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decided: February 23, 1983.


Appeal from the Order of the Workmen's Compensation Appeal Board in the case of PeggyHippensteel, Guardian of Sherri L. Keller v. Workmen's Compensation Appeal Board and H.M. Kelly Trucking Company, No. A-79773.


Samuel K. Gates, with him Gary L. Snyder, Frankel & Gates, for petitioner.

Robert J. Stewart, with him Patricia A. Butler, Liverant, Senft and Cohen, for respondent, H.M. Kelly Trucking Company.

President Judge Crumlish, Jr. and Judges Blatt and Doyle, sitting as a panel of three. Opinion by Judge Doyle.

Author: Doyle

[ 72 Pa. Commw. Page 262]

Before this Court is an appeal by Peggy Hippensteel (Petitioner), in her capacity as natural guardian of Sherri L. Keller (Claimant), of a decision by the Workmen's Compensation Appeal Board (Board) affirming a referee's denial of death benefits to Claimant on the grounds that the petition therefore was untimely filed. We affirm.

Claimant, who was born on August 28, 1962, is the illegitimate daughter of the late Lester E. Walton and Petitioner. By court order, Walton was obligated to pay Petitioner the sum of $7.50 per week for the support of Claimant. Walton, who was a truck driver, was killed in a work related accident on April 9, 1965. His widow filed a claim petition for death benefits on behalf of herself and their two children for which payments were subsequently made. Petitioner, however, ostensibly on the basis of statements made by Walton's employer, the Kelly Trucking Co., to the effect that Claimant was not entitled to benefits, did not file a claim at that time. It was not until December 23, 1975, that a separate claim petition was filed on behalf of Claimant.

Following a hearing, a referee found, and the Board affirmed, that the claim, having been filed by Petitioner more than sixteen months after Walton's death,*fn1 was untimely and should be dismissed. In her appeal to this Court, Petitioner asserts that the Board's decision was in error as a matter of law in that: (1) Claimant, as an infant, was legally disabled so that the running of the statutory period for filing a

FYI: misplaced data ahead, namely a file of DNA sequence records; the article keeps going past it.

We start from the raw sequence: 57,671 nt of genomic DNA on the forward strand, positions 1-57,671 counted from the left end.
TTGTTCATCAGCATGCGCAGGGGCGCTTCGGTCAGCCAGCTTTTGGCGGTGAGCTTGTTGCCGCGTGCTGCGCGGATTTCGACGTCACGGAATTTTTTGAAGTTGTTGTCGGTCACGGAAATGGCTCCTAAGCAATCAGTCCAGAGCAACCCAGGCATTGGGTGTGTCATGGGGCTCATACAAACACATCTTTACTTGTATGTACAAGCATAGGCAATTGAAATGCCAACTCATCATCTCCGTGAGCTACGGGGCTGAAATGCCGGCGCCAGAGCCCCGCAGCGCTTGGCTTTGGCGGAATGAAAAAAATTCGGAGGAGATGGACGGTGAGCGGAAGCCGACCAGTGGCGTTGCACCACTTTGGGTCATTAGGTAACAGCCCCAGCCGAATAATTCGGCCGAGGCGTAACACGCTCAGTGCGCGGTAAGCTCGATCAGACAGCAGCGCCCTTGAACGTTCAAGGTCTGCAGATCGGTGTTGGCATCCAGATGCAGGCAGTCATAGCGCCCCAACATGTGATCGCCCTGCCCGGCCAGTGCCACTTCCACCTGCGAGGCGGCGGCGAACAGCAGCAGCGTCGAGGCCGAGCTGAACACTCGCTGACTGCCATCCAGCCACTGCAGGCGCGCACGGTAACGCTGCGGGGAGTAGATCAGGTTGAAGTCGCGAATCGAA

[ 72 Pa. Commw. Page 263]

    dependent death benefits petition should have been tolled, and (2) Claimant, as a minor, could not be bound by the actions of her mother (Petitioner) when the courts have "neglected" to appoint a guardian to protect her interest.

With respect to the first issue, we must reject Petitioner's argument. While we take note of the examples from other jurisdictions, cited by Petitioner, which toll the statute of limitations in workmen's compensation cases when a claimant is disabled because of infancy, it is the law in Pennsylvania that the limitation to a period in which an action can be brought is not tolled for minors or other incompetents unless the statute so provides. Walker v. Mummert, 394 Pa. 146, 146 A.2d 289 (1958). See also Walters v. Ditzler, 424 Pa. 445, 227 A.2d 833 (1967); Courts v. Campbell, 245 Pa. Superior Ct. 326, 369 A.2d 425 (1976). See generally 2 Standard Pennsylvania Practice 2d ยง 13:114. The Pennsylvania Workmen's Compensation Act (Act) does not except minors from the limited time period in which a claim must be brought. Accordingly, we have held that Section 315 of the Act barred the claim of minors brought after the statutory period had lapsed. Landis v. Zimmerman Motors, Inc., 29 Pa. Commonwealth Ct. 227, 370 A.2d 412 (1977); Sweeny v. Reading Co., 146 Pa. Superior Ct. 539, 23 A.2d 66 (1941).*fn2

In addressing the second issue raised herein, Petitioner contends that even though she, as natural guardian, could have pursued a claim for compensation on behalf of Claimant, it is incorrect to penalize

[ 72 Pa. Commw. Page 264]

Claimant for any subsequent inaction as Petitioner was never appointed as Claimant's legal guardian. Petitioner argues that this is especially so in light of the fact that